Thursday, July 16, 2015

My Piece in SALON -- Why I won't be reading GO SET A WATCHMAN...

The argument started on Facebook. Robin Black and I went back and forth, resulting in two very different essays on why we're refusing to read Harper Lee's GO SET A WATCHMAN .

Mine appears today at Salon.
Robins appeared yesterday at TIME.

Monday, July 13, 2015

1 promotional for 1 personal -- cosmo!

As per our agreement, one promotional & one personal.
1st. So excited that HARRIET WOLF is in the August issue of Cosmo! It reads: "The hunt for lit-genius Wolf's final book is so on." (Just give in and order it.) 

2nd, As a kid in summer, some friends and I used to try to organize song-and-dance numbers that would be staged in our 7 Eleven -- the idea was one kid starts humming in one aisle, another picks up the tune near the Slurpee machines, etc ... until we were all singing and dancing, in sync, taking our goods to the counter. Sadly, we never pulled it off. 

Harriet Wolf on Readers as Versions of the Self...

Pre-order today at AmazonBN.comPowells, or your local indie! 

Thursday, July 9, 2015

On Mothers & Fathers & the Authors They Raise

Tuesday was a challenging day. I saw a voice mail from my Dad but had no time to listen. Then the roses showed up with a note from my parents who'd just finished reading the advance reading copy of Harriet Wolf to each other aloud. It was a congratulations -- not on pub day but on the book itself. My parents don't send me flowers normally. This should be noted. 

I listened to the voice mail and it was my father -- his voice all choked up, telling me how much they love this book. 

I called. 

My mother answered. She said, "This isn't just my favorite book of yours. It's the best book I've ever read." 

I said, "Wait. Does this include Lee Smith?" 

She said, "Yes." 

I said, "Okay, I'm sending this book to Lee Smith and I'm telling her that it took me twenty books, but my mother says I've finally written something better than Fair and Tender Ladies." 

My mother agreed that I should do this. 

I added, "I'm also tracking down Anne Tyler and telling her the same thing, Pulitzer and all." 

My mother also conceded. Yes. Anne Tyler. 

I don't have the guts to ask my father about Vonnegut. But, still, the day had turned a corner. 

I know it's no great feat for a writer to say my Mommy and Daddy really love my book -- except sometimes it is.

Harriet Wolf on the Veil of Fiction

Pre-order today at AmazonBN.comPowells, or your local indie!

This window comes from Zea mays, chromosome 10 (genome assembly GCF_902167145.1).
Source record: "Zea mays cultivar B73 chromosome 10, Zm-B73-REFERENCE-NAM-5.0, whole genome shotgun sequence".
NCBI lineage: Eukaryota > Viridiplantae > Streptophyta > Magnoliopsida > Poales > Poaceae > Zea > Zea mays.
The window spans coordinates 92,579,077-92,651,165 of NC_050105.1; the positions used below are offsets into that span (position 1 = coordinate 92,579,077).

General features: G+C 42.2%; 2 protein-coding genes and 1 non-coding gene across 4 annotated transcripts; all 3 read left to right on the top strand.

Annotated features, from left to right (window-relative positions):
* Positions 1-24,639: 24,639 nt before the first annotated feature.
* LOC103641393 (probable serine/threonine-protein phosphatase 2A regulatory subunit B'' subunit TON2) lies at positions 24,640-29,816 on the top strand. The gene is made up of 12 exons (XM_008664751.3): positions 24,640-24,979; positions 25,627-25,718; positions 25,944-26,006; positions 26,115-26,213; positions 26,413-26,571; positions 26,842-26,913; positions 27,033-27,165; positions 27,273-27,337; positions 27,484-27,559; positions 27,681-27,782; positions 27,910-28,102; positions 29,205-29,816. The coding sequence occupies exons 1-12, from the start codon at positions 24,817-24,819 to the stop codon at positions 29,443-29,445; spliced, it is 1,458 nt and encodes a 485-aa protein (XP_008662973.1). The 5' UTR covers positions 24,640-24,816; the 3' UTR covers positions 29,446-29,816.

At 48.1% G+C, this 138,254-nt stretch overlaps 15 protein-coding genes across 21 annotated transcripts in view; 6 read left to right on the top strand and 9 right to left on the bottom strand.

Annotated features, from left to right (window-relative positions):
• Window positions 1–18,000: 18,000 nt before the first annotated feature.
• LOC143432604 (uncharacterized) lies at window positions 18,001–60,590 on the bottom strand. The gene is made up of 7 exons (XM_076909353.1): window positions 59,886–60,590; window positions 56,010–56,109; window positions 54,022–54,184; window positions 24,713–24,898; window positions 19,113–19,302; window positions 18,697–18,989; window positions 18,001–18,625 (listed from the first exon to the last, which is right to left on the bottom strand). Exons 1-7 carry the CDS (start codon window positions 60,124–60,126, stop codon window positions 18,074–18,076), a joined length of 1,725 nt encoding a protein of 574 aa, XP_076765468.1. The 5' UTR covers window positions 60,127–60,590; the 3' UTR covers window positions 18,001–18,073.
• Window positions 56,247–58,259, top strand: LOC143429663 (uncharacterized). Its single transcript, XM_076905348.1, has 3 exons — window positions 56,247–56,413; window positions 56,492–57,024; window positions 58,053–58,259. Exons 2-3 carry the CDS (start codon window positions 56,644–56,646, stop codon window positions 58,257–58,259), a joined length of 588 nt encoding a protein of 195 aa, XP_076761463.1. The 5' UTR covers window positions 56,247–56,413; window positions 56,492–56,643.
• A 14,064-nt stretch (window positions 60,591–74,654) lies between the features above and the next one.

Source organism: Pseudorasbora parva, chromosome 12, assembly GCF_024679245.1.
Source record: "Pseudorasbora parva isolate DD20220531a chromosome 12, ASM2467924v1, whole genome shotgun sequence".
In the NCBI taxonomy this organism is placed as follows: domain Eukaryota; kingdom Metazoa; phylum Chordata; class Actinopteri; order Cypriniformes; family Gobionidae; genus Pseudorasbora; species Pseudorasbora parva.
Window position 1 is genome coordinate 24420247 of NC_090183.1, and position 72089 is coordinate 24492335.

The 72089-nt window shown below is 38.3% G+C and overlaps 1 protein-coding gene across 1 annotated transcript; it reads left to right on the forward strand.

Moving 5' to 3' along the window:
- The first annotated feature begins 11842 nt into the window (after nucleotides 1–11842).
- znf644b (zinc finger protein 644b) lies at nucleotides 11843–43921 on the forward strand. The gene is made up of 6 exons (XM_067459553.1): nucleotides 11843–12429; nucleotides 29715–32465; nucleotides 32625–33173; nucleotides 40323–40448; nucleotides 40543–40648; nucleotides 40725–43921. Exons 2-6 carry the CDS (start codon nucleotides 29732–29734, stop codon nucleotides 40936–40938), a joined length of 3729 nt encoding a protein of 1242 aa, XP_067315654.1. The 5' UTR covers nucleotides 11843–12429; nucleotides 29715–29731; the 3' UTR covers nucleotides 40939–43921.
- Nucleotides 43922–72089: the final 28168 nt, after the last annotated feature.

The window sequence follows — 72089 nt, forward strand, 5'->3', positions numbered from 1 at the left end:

Wednesday, July 8, 2015

One personal, one promotional ...

True to my agreement with friends on Facebook, here's something personal to go with something promotional. Let's get this over with. I once performed a jazz dance number to STRAY CAT STRUT. I was still in my youth but not young enough so that it was a cute thing. This is embarrassing AND potentially shows my age. That’s all you get. And that’s enough. 

AND NOW, Caroline Leavitt -- whom I admire and adore -- was one of the novelists kind enough to take an early look at Harriet Wolf's 7th Book of Wonders and lend it some gravitas. What I love most about her take is what she says about stories themselves, the kind that exist within families. 

Here it is: “Dazzling and ambitious, Baggott’s gorgeously written new novel explores the ‘miracles born out of desperation’ of three generations of women, all set against an astounding sweep of 20th Century history. A mesmerizing tale of a star-crossed love, and of the dark secrets of a fracturing family, the book is also a profound meditation about stories: how they create and trap us, how they protect us, and how, even amidst great tragedy, they can sometimes make us bloom. So full of wonders, it leaves you haunted, amazed, and like every great read, irrevocably changed.” —Caroline Leavitt, New York Times Bestselling author of Is This Tomorrow and Pictures of You

Harriet Wolf on the Reader's Heart

Pre-order today at AmazonBN.comPowells, or your local indie! 

Wednesday, July 1, 2015

Don't Shout at Sir Ben Kingsley.

A few weeks ago we were in NYC with three of the kids and saw Sir Ben Kingsley, elegant in a tux, waiting for a car to pull around. I told my kids that I had the instinct to shout out, "The greatest currency of an actor is stillness and silence!" which he once said on INSIDE THE ACTORS STUDIO. 

My 18 year old whispered reverently as if not wanting to scare off a rare bird, "He's doing that ... right ... now." 

And Kingsley was both still and silent. 

We moved on and later in the hotel room, getting into bed, I imagined him getting into bed somewhere in the city and how, if I had said it, he'd be trying to fall asleep, thinking, "Why the hell did that woman shout that at me? I mean, was she schooling me in acting?" And maybe, just as he was drifting off, he might remember that he said it to James Lipton that one time or maybe not.

In any case, one shouldn't shout at others and I didn't.

In a separate incident, my 18 year old was trying to pass in front of a bunch of people clumped in front of a window display at Barney's and just as he was scooting by them, he looked up and saw Sarah Jessica Parker dancing on the other side of the glass. It was disorienting.

[Don't shout at Sir Ben Kingsley but do feel free to buy books and I've got just the one.]